From Eppley Institute for Parks & Public Lands and Center for Urban Policy & the Environment
The six study trail sites were selected to reflect differing community populations, geographic locations, trail development-funding methods, trail types and community types. The common parameter for trail selection was that the trail had to be operating for longer than two years.
The six communities and trails studied were:
The Indiana Trails Study was designed to obtain attitudes and opinions from those property owners who lived adjacent to the trail, known as trail neighbors. It was determined early that the best method to survey the trail neighbors was a sample of all adjacent property owners as provided by the trail agency. Each agency was asked to provide a listing of trail neighbors from their city records so that all neighbors, as defined by the local trail agency, would receive the mail survey. Response rates from the trail cities ranged from 38% to 51% after follow-up mailings; with an average response rate
Trail neighbors reported a number of effects on their property based on the survey questions presented to them. A primary interest for most trail neighbors and agencies developing trails is the effect of trail development on property value and quality of life for the neighbors. A very large percentage of trail neighbors viewed trail development as having either no effect or a positive effect on their property's value and on the salability of their property. Specifically 86% to 95% of trail neighbors indicated they felt the trail had either no effect or a positive effect on their property value. Coupled with trail neighbor responses of between 81% and 93% indicating the trail had no negative effect or made it easier to sell their property, it is clear the majority of trail neighbors do not anticipate negative effects on the value and ease of selling their property.
This survey item was asked of trail neighbors who had purchased their property before the trail was developed and allowed researchers to gauge changes to the quality of life for those residents living adjacent to the trail. Responding trail neighbors indicated that on an average 61% of trail neighbors in all 6 cities felt the trail was a better neighbor than expected. Trail neighbors reporting this perception ranged from 53% to 63%. Trail neighbors also indicated their belief that the trail improved the quality of the neighborhood. The percentage of neighbors who felt the trail improved the neighborhood ranged from 60% to 88% with an average of 69% of all trail neighbors across all 6-trail sites. Trail neighbors also indicated they were satisfied with the trail as a neighbor.
These two opinions of trail neighbors, who owned their property before the trail was developed, indicates that living near a trail would have a positive or neutral impact on quality of life in the neighborhood. Living near or adjacent to a trail can make it easy to use the trail. Trail neighbors were asked to document the amount of use and time of year during which they or members of their household may have used the trail. Overall, trail neighbor use ranged from a low of 1.43 to a high of 3.1 days per week. Seasonal trail use reflects the highest activity level in summer, lowest trail use in the winter, and moderately high use levels in spring and fall.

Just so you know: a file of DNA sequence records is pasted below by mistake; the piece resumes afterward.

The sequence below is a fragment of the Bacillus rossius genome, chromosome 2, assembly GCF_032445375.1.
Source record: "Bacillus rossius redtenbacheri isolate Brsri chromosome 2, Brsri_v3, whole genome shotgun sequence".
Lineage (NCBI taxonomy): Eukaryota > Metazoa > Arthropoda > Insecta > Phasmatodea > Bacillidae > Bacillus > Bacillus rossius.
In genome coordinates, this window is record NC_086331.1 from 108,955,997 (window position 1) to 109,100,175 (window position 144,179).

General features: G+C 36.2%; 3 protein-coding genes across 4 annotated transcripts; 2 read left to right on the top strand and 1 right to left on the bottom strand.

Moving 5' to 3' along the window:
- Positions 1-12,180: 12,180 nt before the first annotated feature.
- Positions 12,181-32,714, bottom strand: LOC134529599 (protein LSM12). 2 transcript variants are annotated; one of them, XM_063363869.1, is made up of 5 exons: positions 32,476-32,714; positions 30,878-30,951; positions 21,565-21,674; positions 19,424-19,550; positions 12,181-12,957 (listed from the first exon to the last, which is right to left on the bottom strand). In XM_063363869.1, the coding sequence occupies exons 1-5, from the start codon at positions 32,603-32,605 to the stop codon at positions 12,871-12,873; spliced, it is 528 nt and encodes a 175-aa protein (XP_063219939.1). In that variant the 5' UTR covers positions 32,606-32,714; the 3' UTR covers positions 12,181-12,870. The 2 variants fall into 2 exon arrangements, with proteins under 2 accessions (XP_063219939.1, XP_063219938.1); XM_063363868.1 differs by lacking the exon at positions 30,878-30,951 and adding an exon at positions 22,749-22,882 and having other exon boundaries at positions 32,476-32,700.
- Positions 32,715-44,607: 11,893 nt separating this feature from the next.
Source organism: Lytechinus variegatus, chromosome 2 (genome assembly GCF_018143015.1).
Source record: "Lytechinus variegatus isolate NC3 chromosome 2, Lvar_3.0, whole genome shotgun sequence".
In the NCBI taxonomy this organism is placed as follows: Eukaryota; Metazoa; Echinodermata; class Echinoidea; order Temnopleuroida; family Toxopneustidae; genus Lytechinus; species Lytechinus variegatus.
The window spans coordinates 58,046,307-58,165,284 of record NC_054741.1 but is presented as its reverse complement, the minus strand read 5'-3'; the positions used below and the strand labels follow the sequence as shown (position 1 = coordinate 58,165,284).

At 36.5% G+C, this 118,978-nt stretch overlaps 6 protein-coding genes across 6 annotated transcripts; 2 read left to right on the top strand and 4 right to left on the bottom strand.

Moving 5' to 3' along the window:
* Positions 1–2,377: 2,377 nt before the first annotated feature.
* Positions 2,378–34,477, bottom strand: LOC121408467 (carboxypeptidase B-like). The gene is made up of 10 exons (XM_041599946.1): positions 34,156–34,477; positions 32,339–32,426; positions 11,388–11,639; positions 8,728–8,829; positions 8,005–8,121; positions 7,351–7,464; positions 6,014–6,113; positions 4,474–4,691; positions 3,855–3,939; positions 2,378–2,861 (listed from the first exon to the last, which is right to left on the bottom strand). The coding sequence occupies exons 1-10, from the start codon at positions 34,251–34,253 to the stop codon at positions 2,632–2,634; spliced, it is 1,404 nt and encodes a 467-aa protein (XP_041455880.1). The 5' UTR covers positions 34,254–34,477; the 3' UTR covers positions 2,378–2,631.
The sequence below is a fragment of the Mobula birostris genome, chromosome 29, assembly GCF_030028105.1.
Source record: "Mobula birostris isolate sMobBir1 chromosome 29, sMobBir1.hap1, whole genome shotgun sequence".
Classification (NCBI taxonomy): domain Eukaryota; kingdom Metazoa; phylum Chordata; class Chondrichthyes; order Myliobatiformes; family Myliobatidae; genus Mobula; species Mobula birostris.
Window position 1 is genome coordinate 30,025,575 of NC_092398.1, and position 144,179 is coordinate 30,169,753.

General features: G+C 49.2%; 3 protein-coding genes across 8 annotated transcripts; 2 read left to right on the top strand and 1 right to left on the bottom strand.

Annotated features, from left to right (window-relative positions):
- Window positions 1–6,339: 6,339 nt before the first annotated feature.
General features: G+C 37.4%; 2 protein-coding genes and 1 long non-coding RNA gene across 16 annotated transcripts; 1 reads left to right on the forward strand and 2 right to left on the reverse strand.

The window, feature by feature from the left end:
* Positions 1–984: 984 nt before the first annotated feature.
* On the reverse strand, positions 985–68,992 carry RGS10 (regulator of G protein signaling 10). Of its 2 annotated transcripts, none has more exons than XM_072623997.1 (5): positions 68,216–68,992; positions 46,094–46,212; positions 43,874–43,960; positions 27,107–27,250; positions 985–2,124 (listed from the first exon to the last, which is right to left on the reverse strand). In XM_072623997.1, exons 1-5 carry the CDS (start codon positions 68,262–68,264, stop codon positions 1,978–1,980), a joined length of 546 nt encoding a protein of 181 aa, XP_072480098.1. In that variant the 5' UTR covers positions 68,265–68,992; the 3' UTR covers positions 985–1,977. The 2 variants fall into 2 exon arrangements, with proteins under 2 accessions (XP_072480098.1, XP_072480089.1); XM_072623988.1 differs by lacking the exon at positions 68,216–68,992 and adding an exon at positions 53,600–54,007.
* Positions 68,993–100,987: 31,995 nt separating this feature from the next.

Between 70 and 95% of trail neighbors reported they used the trail. This information reinforces the emphasis that trail neighbors find trails to be relatively good neighbors and very convenient for members of their households.
The controversy that sometimes occurs when trails are proposed is often the direct result of trail neighbor fears and anticipated dissatisfaction with the trail. The Indiana Trails Study solicited trail neighbor attitudes and opinions with dissatisfaction factors and other issues related to living adjacent to one of the 6 trails studied. The highest dissatisfaction factor reported by trail neighbors in terms of percentage of responses (20% to 29% of responding neighbors) and frequency across all 6-trail cities is lack of safety patrols on the trails. The second most frequently reported dissatisfaction issue reported by trail neighbors was parking problems. This dissatisfaction was reported in 4 of the 6 trail cities (Goshen, Indianapolis, Muncie and Portage) in percentages ranging from 15% to 25% of trail neighbors. Additional dissatisfaction factors were reported that included a lack of maintenance on the trail, and agency responsiveness to problems.